Saturday, February 4, 2023

Minnesota’s Autistic Children Getting More Medical Benefits

The federal government just approved Minnesota’s request for more medical assistance, which is aimed at giving autistic children more one-on-one therapy. The new medical assistance benefits will help children with this medical condition by giving them all more access to much-needed programs. The program will also help young adults who suffer with autism as well, so more affected residents can get the treatment they so desperately need. Minnesota now becomes one of the first states within the country to help subsidize the early-intervention therapies specifically for children with autism.

ABA health news autismThe assistance that the federal government granted will help the autistic children learn language and social skills, which is one of the more expensive and intense types of therapies that autistic children require. This means that the people on Medical Assistance, which is the healthcare program for poor and low-income families, will get the same type of treatment that used to only be for families with money and better healthcare. The one-on-one therapies are the most effective at helping children with autism learn skills needed to have a more improved quality of life, but because it is one-on-one, it’s also not something the more low-income people can afford to do. These types of one-on-one therapies also have to start early after a diagnosis of autism, and then continue for many years to come, with multiple sessions per month needed to improve skills. Now, no matter what the income of the family, these children will be able to get the attention and therapy they need to help improve their skills, and this will help improve the quality of day to day life for the children.

There are a lot of different therapies now going to be available for more residents, including even some more controversial therapy techniques. Applied Behavior Analysis is one of the more controversial therapies for children with autism, and it focuses on repetition to help control the various impulsive behaviors that autistic children have. The Applied Behavior Analysis therapy runs a family about $100,000 a year, but before only the middle class and wealthy families could afford to use this therapy. Families who are now on Medical Assistance that are lower-income will be able to get the ABA therapy, although Minnesota is only the third state to use the public insurance program to cover it.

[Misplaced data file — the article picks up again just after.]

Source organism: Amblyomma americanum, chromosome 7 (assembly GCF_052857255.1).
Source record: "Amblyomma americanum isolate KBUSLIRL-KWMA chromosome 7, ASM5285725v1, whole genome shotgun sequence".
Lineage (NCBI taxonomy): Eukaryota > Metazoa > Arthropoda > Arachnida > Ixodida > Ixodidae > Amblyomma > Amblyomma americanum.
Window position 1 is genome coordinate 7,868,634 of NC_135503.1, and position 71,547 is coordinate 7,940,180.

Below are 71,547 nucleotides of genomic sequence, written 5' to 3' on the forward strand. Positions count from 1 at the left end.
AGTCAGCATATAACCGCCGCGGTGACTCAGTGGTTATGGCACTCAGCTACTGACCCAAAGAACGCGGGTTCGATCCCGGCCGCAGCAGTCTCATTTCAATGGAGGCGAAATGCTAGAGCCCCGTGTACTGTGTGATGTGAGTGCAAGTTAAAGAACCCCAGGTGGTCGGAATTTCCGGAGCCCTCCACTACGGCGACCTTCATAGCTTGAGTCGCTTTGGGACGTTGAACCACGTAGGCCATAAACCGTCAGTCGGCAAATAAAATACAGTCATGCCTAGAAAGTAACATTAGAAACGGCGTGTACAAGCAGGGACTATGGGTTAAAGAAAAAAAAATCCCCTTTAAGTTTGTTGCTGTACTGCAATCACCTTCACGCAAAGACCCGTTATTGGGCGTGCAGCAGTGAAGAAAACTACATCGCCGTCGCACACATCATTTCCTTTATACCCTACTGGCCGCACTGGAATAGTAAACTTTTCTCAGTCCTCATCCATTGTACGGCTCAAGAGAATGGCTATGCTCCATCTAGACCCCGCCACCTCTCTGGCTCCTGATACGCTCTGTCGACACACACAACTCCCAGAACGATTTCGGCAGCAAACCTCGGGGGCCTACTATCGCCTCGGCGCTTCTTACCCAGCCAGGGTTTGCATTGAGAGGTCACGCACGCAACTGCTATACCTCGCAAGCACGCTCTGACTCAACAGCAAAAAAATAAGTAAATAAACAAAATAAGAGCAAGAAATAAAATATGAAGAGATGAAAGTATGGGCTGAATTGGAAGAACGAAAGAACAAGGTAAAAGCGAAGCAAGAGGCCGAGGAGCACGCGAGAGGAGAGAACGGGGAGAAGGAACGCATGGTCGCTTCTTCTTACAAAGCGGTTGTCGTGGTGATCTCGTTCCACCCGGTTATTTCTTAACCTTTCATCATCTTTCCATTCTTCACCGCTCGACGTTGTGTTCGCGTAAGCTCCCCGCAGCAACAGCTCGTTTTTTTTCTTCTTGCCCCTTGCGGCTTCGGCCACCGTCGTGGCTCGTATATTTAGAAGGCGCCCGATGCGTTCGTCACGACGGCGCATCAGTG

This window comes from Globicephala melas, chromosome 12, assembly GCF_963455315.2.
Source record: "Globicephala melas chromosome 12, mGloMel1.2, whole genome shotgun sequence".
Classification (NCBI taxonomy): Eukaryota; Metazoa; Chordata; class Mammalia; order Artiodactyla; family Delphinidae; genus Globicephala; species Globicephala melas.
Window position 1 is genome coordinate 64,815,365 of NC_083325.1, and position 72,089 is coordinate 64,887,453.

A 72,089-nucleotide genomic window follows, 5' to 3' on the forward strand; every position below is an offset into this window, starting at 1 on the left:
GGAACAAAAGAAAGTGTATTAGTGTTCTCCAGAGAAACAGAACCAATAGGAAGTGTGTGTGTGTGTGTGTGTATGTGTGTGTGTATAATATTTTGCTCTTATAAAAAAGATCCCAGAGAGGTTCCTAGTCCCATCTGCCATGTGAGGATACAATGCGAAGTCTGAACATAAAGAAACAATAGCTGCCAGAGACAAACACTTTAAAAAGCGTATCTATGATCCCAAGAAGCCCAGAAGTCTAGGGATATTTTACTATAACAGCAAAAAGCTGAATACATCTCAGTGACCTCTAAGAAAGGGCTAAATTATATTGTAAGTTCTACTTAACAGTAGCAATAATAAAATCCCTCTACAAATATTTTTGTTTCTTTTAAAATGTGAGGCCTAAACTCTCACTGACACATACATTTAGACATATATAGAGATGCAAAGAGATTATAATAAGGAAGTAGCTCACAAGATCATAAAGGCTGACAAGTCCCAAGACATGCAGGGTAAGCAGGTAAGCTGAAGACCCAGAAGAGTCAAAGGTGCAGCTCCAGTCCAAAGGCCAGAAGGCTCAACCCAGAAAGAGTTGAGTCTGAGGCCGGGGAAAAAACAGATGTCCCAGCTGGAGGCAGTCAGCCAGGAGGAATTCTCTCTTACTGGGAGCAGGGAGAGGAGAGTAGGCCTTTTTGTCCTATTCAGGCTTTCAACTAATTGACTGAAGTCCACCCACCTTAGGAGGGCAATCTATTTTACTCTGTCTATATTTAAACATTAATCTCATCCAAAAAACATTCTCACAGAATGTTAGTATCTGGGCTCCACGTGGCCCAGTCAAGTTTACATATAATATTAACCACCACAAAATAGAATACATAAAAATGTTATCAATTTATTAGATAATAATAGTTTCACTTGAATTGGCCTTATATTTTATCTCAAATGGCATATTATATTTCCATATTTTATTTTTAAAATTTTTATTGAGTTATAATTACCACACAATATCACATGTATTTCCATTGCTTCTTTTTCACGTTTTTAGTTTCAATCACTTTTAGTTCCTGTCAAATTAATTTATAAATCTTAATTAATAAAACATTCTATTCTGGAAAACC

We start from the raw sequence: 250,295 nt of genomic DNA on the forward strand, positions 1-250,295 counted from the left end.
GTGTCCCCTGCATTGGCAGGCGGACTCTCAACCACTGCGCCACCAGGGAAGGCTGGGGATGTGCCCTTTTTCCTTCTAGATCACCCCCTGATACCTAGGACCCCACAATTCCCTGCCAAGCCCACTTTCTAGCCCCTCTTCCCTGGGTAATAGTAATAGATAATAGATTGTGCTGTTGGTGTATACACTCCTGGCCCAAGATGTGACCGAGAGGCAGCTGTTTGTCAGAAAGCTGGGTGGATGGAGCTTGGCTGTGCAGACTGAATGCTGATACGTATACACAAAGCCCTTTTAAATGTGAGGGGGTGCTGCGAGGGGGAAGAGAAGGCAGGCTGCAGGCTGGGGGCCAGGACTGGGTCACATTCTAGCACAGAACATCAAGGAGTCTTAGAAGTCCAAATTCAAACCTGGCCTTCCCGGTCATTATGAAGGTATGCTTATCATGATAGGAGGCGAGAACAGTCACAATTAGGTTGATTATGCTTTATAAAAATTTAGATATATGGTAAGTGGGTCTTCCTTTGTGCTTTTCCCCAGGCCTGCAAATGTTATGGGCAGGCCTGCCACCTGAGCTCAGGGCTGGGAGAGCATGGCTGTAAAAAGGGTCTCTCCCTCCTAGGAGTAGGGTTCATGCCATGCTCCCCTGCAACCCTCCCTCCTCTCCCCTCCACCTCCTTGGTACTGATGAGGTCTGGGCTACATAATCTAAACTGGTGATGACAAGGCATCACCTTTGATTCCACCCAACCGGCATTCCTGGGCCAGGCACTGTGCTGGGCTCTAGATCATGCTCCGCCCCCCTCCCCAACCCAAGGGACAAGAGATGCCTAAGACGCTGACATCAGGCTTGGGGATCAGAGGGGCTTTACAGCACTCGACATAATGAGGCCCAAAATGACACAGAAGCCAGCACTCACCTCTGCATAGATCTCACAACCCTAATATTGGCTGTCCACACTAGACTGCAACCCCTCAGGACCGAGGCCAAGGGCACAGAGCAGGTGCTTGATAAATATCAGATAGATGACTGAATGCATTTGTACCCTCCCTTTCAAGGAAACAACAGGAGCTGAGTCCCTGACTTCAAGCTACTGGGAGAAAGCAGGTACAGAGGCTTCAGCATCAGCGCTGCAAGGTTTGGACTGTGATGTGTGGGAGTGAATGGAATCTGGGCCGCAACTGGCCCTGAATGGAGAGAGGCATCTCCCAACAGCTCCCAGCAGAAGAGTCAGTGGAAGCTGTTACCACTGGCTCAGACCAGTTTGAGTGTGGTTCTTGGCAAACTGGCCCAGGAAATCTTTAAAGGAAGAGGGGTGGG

There will be some requirements for the children to qualify for the various therapy options if on the public health insurance plans, especially when it comes to the one-on-one therapy. All children will get evaluations of their specific health and developmental needs, and those evaluations determine the types of treatments available to that child. There will also be special training available for the caregivers of the autistic child, which is also covered by the Medical Assistance program. The Minnesota Department of Human Services believes that over 325 of the children on Medical Assistance can benefit from the various therapies that will become available. The program goes into effect on July 1, 2015, and the Department of Human Services believes that over 1,000 children per year will benefit from the new medical benefits available. The Medical Assistance Program will be spending about $15 million each year on the early-intervention treatments, which is partially funded by federal money.

Doctors and supporters of early-intervention treatments for autistic children believe that the expanded access to the one-on-one therapies will help parents achieve a diagnoses much sooner. The quicker a diagnosis is made, the quicker therapy and other treatment can begin, and this means that the different therapies are more likely to work. The younger the child is when they begin therapy, the easier it will be to help the child with social skills and learning development, and it might help them stay closer to their peers when it comes to development. Everyone is excited about Minnesota being approved for this program, because as the autism rates continue to rise, the need for expanded coverage for poor families continues to grow.

Jeanne Rose
Jeanne Rose lives in Cincinnati, Ohio, and has been a freelance writer since 2010. She took Allied Health in vocational school where she earned her CNA/PCA, and worked in a hospital for 3 years. Jeanne enjoys writing about science, health, politics, business, and other topics as well.


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